Unlike Chris Wallace, our brilliant Ohio Capital Journal readers get the privilege of having a mute button. Just don’t use it on me.
It’s time for another edition of the Mailbag:
Got a question about Ohio politics? Send them to [email protected] or tweet them to @tylerjoelb.
If you request a mail-in ballot, can you change your mind and vote early in person?
@trevin_flick, on Twitter.
More than 2 million Ohioans have already requested an absentee ballot, which is far ahead of the pace from the presidential election just four years ago. Many Ohioans are voting absentee as a safety precaution due to the pandemic, while others do so out of convenience and to get their ballots in early.
It stands to reason that at least a few of those 2 million will, for whatever reason, change their minds.
Thankfully, the Ohio voting system accounts for this. When Secretary of State Frank LaRose boasts that Ohio gives citizens a variety of ways to cast their ballots, this is the sort of scenario he is talking about.
If you have already sent in your absentee ballot request but choose to vote early in person at your county’s board of elections office, that is fine. You will cast a normal ballot there and ignore the one mailed to you.
If you choose to vote in person on Election Day, that is also fine — but in this case you will cast a provisional ballot. After Nov. 3, elections officials will go back through these provisional ballots to determine their eligibility. So long as you are a valid registered voter, the ballot will be counted.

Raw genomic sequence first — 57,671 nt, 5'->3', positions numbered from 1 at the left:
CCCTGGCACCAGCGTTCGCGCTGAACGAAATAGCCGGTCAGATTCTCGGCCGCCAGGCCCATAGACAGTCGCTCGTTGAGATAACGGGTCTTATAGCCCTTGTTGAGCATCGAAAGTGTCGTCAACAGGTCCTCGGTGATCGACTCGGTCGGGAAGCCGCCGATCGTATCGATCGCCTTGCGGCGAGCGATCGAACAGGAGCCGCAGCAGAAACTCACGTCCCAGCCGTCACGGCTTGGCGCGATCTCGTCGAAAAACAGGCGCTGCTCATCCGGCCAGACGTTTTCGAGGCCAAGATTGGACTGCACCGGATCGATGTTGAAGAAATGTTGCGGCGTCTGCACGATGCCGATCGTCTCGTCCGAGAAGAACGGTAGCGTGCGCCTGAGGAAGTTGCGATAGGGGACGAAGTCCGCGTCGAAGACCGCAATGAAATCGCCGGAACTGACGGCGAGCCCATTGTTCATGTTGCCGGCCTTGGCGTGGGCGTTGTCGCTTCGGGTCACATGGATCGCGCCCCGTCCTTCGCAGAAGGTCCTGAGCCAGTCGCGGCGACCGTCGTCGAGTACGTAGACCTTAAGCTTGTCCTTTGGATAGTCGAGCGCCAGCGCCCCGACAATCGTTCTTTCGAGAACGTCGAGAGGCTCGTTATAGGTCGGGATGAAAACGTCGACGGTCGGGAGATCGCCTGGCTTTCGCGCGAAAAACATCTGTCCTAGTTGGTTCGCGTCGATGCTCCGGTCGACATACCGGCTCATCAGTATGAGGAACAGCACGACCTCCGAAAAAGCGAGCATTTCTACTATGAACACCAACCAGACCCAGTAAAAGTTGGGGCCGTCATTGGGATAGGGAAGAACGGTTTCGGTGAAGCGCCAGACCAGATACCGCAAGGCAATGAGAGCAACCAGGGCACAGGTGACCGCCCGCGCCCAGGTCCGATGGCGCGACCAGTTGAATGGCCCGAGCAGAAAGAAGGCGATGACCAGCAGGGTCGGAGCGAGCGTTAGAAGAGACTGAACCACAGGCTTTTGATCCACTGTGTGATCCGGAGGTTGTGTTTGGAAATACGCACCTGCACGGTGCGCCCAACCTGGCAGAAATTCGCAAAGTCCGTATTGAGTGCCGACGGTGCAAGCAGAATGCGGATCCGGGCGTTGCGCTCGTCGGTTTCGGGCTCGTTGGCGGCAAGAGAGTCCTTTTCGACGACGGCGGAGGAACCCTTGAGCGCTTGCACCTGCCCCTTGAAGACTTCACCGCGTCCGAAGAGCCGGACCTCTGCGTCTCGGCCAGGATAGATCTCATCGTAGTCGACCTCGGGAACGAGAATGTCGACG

Much like family photos I will have a serious take and then a silly one. When’s the last time a sitting Ohio politician under investigation, not named Traficant, ran for re-election? What’s the next arbitrary item destined for the “State Official” designation?
@winzigpedia, on Twitter.
Let’s take the politician question first.
The initial obvious answer is Larry Householder, who not only is running for reelection while on trial for racketeering but stands a very good chance of winning. (He’s unopposed on the ballot and faces only a slate of write-in challengers.)
For insight on any other examples, I turned to my reporter friend Vince Guerrieri, who has chronicled many a scandal in his years living and writing in Northern Ohio.
“Any number of Youngstown elected officials fit the bill,” Guerrieri said, referring to the city’s notorious history.
Guerrieri noted Congressman Bob Ney ran for reelection while under investigation for part of 2006. Ney eventually dropped out of the race, however, and resigned from his seat. He was convicted of corruption charges a few months later and served time in prison.
By the way, Guerrieri’s piece in POLITICO about Jim Traficant is a must-read.
As for the “State Official” designation question … so far as I can tell, there are four bills pending in the Ohio legislature that seek to designate X as the official Y of Ohio.
Let’s quickly run through them:
- Rep. Darrel Kick, R-Loudonville, wants to designate the monarch butterfly as the official state butterfly.
- Rep. Tavia Galonski, D-Akron, wants to designate the All-American Soap Box Derby as the official state gravity racing program, and wants to designate apple cider as the official state beverage.